Undeveloped substances afford a still wider and more important field ; for every new and untried product comes, of course, under this denomination. Researches are being constantly made, in order to find substances which may contain qualities similar to those already known, but which may be rare and costly. This inquiry opens a new world in which an endless variety of products offer themselves, first as luxuries, but finally as necessities.

Mr. Simmonds's book is especially interesting on this subject, and many of his suggestions are of easy application.

A great variety of substances have been developed as substitutes for sugar; and we need scarcely refer to the substitutes for cotton. Fibres of every description have been suggested, one of the latest being the delicate fibre of the Zostera marina; but all proposed substitutes appear to possess three difficulties-short supply, increased cost of manufacture, and inadequate result. The substitutes for tea are very numerous, and many of them somewhat peculiar. We need not specially refer to sloe-leaves, and Mr. Simmonds gives us the satisfactory assurance, "that the great bulk of the tea imported into this country for the last ten years has been unadulterated." Upwards of ninety-eight different plants have been cultivated in various parts of the world as substitutes for tea.

The products of the Palmaceæ have never yet been fully developed. In its fruits, nuts, oils, fibres, sugar, spirit, woods, flour, wax, canes, &c., we have a most wonderful variety; but this family contains materials, the qualities of which are not known. It is only of late years that the kernel of the palm-oil nut, Elais Guineensis, has been crushed for the sake of its oil, and this oil now realizes a higher price than that of the fruit. The kernel of the Cohune-nut, Attalea Cohune, produces a most brilliant oil, and a series of experiments have lately been tried with it. The Palms produce many fibres which have not yet been tested. A most beautiful specimen was shown in the Exhibition,-so fine in its character, that it looked like human hair.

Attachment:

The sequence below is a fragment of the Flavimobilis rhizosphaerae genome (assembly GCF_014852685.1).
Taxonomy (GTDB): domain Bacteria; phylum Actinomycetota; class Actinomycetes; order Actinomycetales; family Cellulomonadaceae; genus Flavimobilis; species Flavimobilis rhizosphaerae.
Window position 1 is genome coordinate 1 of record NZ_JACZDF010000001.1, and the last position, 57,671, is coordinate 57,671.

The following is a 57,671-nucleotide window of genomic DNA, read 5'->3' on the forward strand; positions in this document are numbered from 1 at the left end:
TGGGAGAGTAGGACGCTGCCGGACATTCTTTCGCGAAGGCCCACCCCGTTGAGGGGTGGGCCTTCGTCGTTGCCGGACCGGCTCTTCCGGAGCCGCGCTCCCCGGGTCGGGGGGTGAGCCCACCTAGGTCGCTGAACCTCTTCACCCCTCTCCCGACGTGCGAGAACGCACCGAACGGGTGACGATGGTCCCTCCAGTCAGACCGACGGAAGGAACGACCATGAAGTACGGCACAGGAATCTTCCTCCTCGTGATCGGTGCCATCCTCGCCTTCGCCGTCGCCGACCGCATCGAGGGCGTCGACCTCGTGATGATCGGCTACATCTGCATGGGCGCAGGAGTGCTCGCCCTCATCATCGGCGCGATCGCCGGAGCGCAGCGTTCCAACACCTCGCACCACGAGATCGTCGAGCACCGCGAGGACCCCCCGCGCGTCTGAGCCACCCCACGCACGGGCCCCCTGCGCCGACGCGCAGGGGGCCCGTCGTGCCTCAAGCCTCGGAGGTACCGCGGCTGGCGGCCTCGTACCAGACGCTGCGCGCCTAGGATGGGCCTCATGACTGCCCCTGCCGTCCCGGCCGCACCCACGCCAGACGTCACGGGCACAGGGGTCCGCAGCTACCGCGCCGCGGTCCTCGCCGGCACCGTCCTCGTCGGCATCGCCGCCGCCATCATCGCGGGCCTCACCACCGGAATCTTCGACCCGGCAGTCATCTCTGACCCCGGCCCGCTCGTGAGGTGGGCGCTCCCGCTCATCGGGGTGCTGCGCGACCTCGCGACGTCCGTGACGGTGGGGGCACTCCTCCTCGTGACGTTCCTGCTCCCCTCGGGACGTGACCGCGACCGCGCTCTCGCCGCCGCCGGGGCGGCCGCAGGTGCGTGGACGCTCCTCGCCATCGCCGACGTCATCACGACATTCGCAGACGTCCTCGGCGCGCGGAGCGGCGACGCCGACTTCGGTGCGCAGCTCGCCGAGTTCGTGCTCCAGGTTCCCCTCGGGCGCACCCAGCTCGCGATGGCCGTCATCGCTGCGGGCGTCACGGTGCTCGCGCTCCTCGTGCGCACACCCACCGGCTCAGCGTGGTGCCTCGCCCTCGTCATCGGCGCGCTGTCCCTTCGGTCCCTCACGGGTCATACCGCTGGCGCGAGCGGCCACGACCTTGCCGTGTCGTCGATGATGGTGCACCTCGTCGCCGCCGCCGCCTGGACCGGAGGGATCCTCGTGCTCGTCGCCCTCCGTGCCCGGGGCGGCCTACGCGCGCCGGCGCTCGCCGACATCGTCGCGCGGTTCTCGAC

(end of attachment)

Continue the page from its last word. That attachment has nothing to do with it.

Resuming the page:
Mr. Simmonds draws attention to new edible roots, and mentions a large variety. Amongst others, the root-stocks of the Arrowhead, so common in our streams; the roots of various species of the Arum; the bulbous roots of the Star of Bethlehem. In Germany, the roots of the dandelion are consumed. The pig-nut, Bunium flexuosum, is well known in England, and might be made an important article of food. The tubers of a species of Oxalis have been imported from Peru, and found equal in quality to the potato; and the Journal de Chambery, quoted by Mr. Simmonds, states, that the bitter principle in the dahlia can be removed by boiling, and that the root can be used as a substitute for the potato.

Fibres and their substitutes have a chapter to themselves. The beautiful silk cotton of the West Indies has not been employed for weaving purposes, on account of the want of staple. In America it is used in the manufacture of hats. Very beautiful fibres have been obtained from the leaves of the pine-apple and stems of the banana. The aloe, of Mexico, now supplies a very important material, known as Mexican Fibre, and largely used in making into brushes, imitation horsehair, &c.